This huge and beautiful house had something funny going on. All around its garden gate it had all kind funny dog related signs like 'If my dog makes you uncomfortable, I'd be happy to lock you up in the other room.' or 'DANGER Death from the ankles down.' and 'Crazy dogs live here, do not knock! They will bark and I will yell, shit will get real!' and one of my favorites: 'It's the dog's house, we just pay the Mortgage'.

Mum daydreaming of having such a house... :)

As mentioned above the Garden District used to be part of the city of Lafayette and only later became part of New Orleans. The Cemetery in the same district still is called the Lafayette cemetery.

The planning of this cemetery began in 1832 in preparation for the creation of Lafayette City. It was laid out in a very formal manner with four quadrants.

There are Magnolia trees for shade and an area for funeral processions in a cross shape, and there were originally very fragrant flowers.

The cemetery has been active since 1833 and still has burials occurring. There are about 1,000 tombs and an estimated 7,000 people buried in Lafayette #1. It is a city block in size. The cemetery is also not racially or religiously segregated and contains over 26 nationalities.

Notable tombs include the Jefferson Fire Co. #22’s society tomb with an ornate fire pump adhered, an Odd Fellows tomb, and the metal tomb that inspired the author Anne Rice when writing the novel Interview with a Vampire.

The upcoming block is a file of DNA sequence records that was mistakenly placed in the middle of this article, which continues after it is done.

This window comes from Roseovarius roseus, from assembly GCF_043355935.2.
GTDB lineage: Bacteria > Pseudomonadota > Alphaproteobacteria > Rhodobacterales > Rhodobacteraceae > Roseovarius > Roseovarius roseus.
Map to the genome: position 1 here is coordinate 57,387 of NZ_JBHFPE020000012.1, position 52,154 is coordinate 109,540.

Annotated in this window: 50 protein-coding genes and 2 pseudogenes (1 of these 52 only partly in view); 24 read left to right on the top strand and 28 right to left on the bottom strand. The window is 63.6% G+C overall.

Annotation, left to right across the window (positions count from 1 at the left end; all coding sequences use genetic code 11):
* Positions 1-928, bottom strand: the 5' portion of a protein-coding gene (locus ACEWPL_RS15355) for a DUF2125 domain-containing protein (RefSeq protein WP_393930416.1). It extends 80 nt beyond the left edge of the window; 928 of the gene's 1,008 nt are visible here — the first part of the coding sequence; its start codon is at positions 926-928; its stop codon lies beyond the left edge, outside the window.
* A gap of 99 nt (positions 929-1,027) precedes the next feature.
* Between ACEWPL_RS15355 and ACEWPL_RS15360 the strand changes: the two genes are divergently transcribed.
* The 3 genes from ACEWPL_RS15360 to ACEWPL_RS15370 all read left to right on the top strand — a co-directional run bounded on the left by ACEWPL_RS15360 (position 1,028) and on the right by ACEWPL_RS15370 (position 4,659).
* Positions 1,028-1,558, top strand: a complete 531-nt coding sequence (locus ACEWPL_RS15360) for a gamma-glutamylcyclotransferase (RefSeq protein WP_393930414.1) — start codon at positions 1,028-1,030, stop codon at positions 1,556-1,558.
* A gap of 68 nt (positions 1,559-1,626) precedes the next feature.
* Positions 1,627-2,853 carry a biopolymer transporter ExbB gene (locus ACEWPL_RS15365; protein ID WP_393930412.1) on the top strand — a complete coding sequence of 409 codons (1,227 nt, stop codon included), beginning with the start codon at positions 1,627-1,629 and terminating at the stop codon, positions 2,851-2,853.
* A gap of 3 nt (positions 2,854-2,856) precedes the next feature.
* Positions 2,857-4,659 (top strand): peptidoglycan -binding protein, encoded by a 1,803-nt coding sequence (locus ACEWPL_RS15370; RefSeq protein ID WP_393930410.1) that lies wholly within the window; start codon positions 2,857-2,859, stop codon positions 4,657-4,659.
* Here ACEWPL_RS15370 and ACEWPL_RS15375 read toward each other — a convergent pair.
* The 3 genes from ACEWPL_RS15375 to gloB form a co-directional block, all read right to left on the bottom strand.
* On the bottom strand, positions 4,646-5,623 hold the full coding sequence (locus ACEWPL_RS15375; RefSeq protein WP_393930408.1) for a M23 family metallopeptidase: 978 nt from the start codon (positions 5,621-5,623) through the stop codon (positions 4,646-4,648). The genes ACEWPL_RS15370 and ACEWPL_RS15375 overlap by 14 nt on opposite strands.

The roots of the trees gave the cemetery's floor a dramatic effect.

I love how nature is slowly taking over the cemetery despite the number of people visiting it.

Lafayette #1 is also the most filmed cemetery in New Orleans. Most recently scenes from The Originals on the CW Network, and NCIS: New Orleans have been filmed inside.

There are 45 cemeteries in New Orleans, we visited 4 and this one was my favorite of the ones we saw.

This one was the Holt Cemetery. Incomplete disarray, extremely badly kept, clearly, graves of people from poor families, which was sad as the graves were in very bad shape but not the nature-took-over kind. Broken headstones, some were just handwritten wooden pieces, some piles of dirt not clear if it was a fresh grave, the only nice thing was the huge tree right in the middle of it all.